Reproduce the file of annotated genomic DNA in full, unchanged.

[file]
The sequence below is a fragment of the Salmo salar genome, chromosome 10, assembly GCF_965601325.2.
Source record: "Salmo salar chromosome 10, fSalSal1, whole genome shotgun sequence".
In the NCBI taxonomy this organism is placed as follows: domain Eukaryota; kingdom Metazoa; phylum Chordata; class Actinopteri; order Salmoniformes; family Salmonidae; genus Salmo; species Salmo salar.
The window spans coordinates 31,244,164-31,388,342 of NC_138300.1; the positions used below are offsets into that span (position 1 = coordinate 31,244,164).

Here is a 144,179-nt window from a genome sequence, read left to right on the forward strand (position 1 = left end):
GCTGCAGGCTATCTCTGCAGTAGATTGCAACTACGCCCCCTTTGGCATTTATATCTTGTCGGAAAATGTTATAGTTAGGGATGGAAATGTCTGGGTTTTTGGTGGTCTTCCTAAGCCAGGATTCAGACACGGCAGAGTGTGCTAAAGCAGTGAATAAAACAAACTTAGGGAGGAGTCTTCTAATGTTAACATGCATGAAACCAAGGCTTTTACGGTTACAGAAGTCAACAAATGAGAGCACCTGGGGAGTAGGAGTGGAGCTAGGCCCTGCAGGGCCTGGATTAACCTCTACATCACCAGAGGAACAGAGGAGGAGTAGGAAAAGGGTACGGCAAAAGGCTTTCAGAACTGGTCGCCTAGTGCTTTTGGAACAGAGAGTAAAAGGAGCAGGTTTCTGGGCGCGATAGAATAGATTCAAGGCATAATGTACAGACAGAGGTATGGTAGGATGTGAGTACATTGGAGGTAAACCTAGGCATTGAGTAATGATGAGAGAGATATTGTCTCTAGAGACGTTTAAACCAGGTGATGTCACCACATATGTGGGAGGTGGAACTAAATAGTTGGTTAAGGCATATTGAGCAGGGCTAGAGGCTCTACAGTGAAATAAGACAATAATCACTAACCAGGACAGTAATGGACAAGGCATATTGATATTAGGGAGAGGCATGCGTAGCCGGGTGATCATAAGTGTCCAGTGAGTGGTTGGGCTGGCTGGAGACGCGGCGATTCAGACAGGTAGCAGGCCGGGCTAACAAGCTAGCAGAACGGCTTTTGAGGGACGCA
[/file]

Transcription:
The sequence below is a fragment of the Salmo salar genome, chromosome 10, assembly GCF_965601325.2.
Source record: "Salmo salar chromosome 10, fSalSal1, whole genome shotgun sequence".
In the NCBI taxonomy this organism is placed as follows: domain Eukaryota; kingdom Metazoa; phylum Chordata; class Actinopteri; order Salmoniformes; family Salmonidae; genus Salmo; species Salmo salar.
The window spans coordinates 31,244,164-31,388,342 of NC_138300.1; the positions used below are offsets into that span (position 1 = coordinate 31,244,164).

Here is a 144,179-nt window from a genome sequence, read left to right on the forward strand (position 1 = left end):
GCTGCAGGCTATCTCTGCAGTAGATTGCAACTACGCCCCCTTTGGCATTTATATCTTGTCGGAAAATGTTATAGTTAGGGATGGAAATGTCTGGGTTTTTGGTGGTCTTCCTAAGCCAGGATTCAGACACGGCAGAGTGTGCTAAAGCAGTGAATAAAACAAACTTAGGGAGGAGTCTTCTAATGTTAACATGCATGAAACCAAGGCTTTTACGGTTACAGAAGTCAACAAATGAGAGCACCTGGGGAGTAGGAGTGGAGCTAGGCCCTGCAGGGCCTGGATTAACCTCTACATCACCAGAGGAACAGAGGAGGAGTAGGAAAAGGGTACGGCAAAAGGCTTTCAGAACTGGTCGCCTAGTGCTTTTGGAACAGAGAGTAAAAGGAGCAGGTTTCTGGGCGCGATAGAATAGATTCAAGGCATAATGTACAGACAGAGGTATGGTAGGATGTGAGTACATTGGAGGTAAACCTAGGCATTGAGTAATGATGAGAGAGATATTGTCTCTAGAGACGTTTAAACCAGGTGATGTCACCACATATGTGGGAGGTGGAACTAAATAGTTGGTTAAGGCATATTGAGCAGGGCTAGAGGCTCTACAGTGAAATAAGACAATAATCACTAACCAGGACAGTAATGGACAAGGCATATTGATATTAGGGAGAGGCATGCGTAGCCGGGTGATCATAAGTGTCCAGTGAGTGGTTGGGCTGGCTGGAGACGCGGCGATTCAGACAGGTAGCAGGCCGGGCTAACAAGCTAGCAGAACGGCTTTTGAGGGACGCA